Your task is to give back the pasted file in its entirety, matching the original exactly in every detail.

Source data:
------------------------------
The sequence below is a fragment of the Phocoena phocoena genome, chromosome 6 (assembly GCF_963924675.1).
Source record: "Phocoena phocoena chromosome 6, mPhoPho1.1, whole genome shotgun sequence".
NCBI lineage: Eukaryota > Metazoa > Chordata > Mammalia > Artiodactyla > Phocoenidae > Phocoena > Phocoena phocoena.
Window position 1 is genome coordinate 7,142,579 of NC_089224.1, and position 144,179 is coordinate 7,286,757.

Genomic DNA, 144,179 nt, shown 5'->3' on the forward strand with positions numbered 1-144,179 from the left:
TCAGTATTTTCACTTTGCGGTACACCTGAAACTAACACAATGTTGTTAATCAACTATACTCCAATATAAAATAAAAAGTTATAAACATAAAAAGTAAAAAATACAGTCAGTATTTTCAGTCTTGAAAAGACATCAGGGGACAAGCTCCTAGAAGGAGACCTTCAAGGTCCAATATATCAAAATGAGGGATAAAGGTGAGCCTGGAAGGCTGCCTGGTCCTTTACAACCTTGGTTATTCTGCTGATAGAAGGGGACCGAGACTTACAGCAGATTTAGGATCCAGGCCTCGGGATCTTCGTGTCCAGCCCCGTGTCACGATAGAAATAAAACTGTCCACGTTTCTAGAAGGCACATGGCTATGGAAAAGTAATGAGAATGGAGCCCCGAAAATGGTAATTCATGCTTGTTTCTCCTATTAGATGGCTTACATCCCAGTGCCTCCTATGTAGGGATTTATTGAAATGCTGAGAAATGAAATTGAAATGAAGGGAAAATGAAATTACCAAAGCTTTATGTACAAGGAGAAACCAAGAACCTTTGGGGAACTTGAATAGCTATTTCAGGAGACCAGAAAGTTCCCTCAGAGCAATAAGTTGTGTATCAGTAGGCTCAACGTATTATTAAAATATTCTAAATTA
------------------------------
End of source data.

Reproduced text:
The sequence below is a fragment of the Phocoena phocoena genome, chromosome 6 (assembly GCF_963924675.1).
Source record: "Phocoena phocoena chromosome 6, mPhoPho1.1, whole genome shotgun sequence".
NCBI lineage: Eukaryota > Metazoa > Chordata > Mammalia > Artiodactyla > Phocoenidae > Phocoena > Phocoena phocoena.
Window position 1 is genome coordinate 7,142,579 of NC_089224.1, and position 144,179 is coordinate 7,286,757.

Genomic DNA, 144,179 nt, shown 5'->3' on the forward strand with positions numbered 1-144,179 from the left:
TCAGTATTTTCACTTTGCGGTACACCTGAAACTAACACAATGTTGTTAATCAACTATACTCCAATATAAAATAAAAAGTTATAAACATAAAAAGTAAAAAATACAGTCAGTATTTTCAGTCTTGAAAAGACATCAGGGGACAAGCTCCTAGAAGGAGACCTTCAAGGTCCAATATATCAAAATGAGGGATAAAGGTGAGCCTGGAAGGCTGCCTGGTCCTTTACAACCTTGGTTATTCTGCTGATAGAAGGGGACCGAGACTTACAGCAGATTTAGGATCCAGGCCTCGGGATCTTCGTGTCCAGCCCCGTGTCACGATAGAAATAAAACTGTCCACGTTTCTAGAAGGCACATGGCTATGGAAAAGTAATGAGAATGGAGCCCCGAAAATGGTAATTCATGCTTGTTTCTCCTATTAGATGGCTTACATCCCAGTGCCTCCTATGTAGGGATTTATTGAAATGCTGAGAAATGAAATTGAAATGAAGGGAAAATGAAATTACCAAAGCTTTATGTACAAGGAGAAACCAAGAACCTTTGGGGAACTTGAATAGCTATTTCAGGAGACCAGAAAGTTCCCTCAGAGCAATAAGTTGTGTATCAGTAGGCTCAACGTATTATTAAAATATTCTAAATTA